Grades 9-12

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Science Bulletin

Tibetans Show Recent Evolution

To understand how the native people of the Tibetan plateau have adapted to their extreme low-oxygen environment, several research teams are comparing the genetic makeup of these mountain dwellers to that of the lowland Han Chinese. Chinese, British, and American researchers recently reported in the journals Science and PNAS that the two populations have strong differences in EPAS1, a gene involved in response to low oxygen. Scientists speculate that Tibetans have evolved a unique array of genetic adaptations in a relatively short period of evolutionary time, equipping them to thrive where most others cannot.

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Science Bulletin

Tuberculosis's Hidden Strategy

Tuberculosis can linger for years, but usually carries no symptoms. Scientists from the International Center for Genetic Engineering and Biotechnology in India suggest that this evasion tactic may involve stem cells.

Twitter Tracks Cholera Spread in Haiti

Science Bulletin

Twitter Tracks Cholera Spread in Haiti

In the early stages of an epidemic, access to information about emerging cases is critical for health care workers trying to control the spread of disease. A recent study analyzed data from Twitter to determine if posts to social networks could be useful in tracking contagion. Twitter updates from the first several months of a cholera epidemic in Haiti indicated a growth in cases that matched official reports. Data from informal sources show great potential as a complementary resource for the early containment of infectious diseases.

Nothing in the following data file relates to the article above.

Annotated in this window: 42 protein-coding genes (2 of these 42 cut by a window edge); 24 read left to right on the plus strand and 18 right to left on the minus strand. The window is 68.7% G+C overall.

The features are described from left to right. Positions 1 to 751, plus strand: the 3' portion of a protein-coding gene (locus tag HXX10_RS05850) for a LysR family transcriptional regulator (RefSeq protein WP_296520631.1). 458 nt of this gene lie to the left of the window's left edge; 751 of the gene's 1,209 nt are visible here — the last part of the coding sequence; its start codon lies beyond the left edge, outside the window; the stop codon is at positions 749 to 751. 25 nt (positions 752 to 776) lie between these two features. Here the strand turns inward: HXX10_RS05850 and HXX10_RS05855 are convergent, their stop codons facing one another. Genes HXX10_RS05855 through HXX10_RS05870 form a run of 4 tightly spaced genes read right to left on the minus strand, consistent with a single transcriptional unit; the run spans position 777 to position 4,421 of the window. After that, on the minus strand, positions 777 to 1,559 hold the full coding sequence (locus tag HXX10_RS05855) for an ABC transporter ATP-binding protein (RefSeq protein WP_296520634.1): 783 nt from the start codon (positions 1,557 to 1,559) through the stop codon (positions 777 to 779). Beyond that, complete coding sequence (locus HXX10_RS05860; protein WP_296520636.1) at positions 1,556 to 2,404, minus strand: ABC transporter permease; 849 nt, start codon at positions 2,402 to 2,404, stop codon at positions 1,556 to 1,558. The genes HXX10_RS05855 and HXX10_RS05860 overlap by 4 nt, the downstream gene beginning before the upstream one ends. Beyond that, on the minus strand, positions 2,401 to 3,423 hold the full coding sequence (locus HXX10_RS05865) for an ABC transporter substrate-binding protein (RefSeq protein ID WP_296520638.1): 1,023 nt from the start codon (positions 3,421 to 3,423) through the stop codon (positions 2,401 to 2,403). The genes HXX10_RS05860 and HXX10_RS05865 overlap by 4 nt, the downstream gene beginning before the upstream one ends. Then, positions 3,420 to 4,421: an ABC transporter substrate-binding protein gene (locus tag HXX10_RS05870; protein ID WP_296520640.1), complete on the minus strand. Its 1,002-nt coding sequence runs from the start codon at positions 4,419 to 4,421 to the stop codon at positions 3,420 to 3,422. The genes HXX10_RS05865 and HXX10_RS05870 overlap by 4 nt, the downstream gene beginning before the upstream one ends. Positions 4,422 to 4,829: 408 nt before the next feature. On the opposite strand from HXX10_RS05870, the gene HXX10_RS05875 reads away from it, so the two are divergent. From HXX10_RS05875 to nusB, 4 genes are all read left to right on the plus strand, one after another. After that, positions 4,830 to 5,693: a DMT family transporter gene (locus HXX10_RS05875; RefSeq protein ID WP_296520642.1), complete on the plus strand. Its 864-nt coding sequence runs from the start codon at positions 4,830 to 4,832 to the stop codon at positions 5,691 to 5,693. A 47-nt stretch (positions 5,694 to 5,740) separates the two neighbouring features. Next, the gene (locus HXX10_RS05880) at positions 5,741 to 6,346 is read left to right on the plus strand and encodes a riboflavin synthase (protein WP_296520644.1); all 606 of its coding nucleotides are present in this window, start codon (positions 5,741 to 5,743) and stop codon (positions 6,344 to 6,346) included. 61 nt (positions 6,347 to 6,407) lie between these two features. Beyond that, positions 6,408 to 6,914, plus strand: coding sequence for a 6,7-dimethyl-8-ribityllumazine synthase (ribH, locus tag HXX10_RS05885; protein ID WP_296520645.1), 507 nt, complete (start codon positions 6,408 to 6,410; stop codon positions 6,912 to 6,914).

This latest Human Bulletin from the American Museum of Natural History's Science Bulletins program is on display in the Hall of Human Origins until June 8, 2012. 
Science Bulletins is a production of the National Center for Science Literacy, Education, and Technology (NCSLET), part of the Department of Education at the American Museum of Natural History. Find out more about Science Bulletins at http://www.amnh.org/sciencebulletins/.

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Science Bulletin

Wildlife Trade Presents Health Risks

A recent study provides the first evidence that global traffic in wildlife and wildlife products poses a significant health risk to humans. Analysis of illegal wildlife products confiscated at U.S. airports confirmed the presence of highly contagious diseases. The majority of emerging infectious diseases originate in wildlife, and contact with wildlife contributes to the spread of pathogens in human populations worldwide. With millions of live wild animals and wildlife products entering the United States each year, this study demonstrates the necessity of refining methods for identifying infectious diseases in wildlife.
Science Bulletins is a production of the National Center for Science Literacy, Education, and Technology (NCSLET), part of the Department of Education at the American Museum of Natural History. Find out more about Science Bulletins at http://www.amnh.org/sciencebulletins/.

El Nino to La Nina

Science Bulletin

El Niño to La Niña

Watch the 2010 El Niño switch quickly to a strong La Niña, and the resulting wild weather, in this data visualization by AMNH Science Bulletins. For background information, educational resources, and more, visit El Niño to La Niña on the Science Bulletins Web site:http://www.amnh.org/sciencebulletins/
Science Bulletins is a production of the National Center for Science Literacy, Education, and Technology (NCSLET), part of the Department of Education at the American Museum of Natural History. This visualization was produced with the support of the National Oceanic and Atmospheric Administration (NOAA).

Plant Ecology

Curriculum Materials

Plant Ecology

Go beyond the basics of field study—use math and science skills and dig in the dirt! Students learn how to count plants as part of a study of local biodiversity and  calculating biodiversity indexes. 

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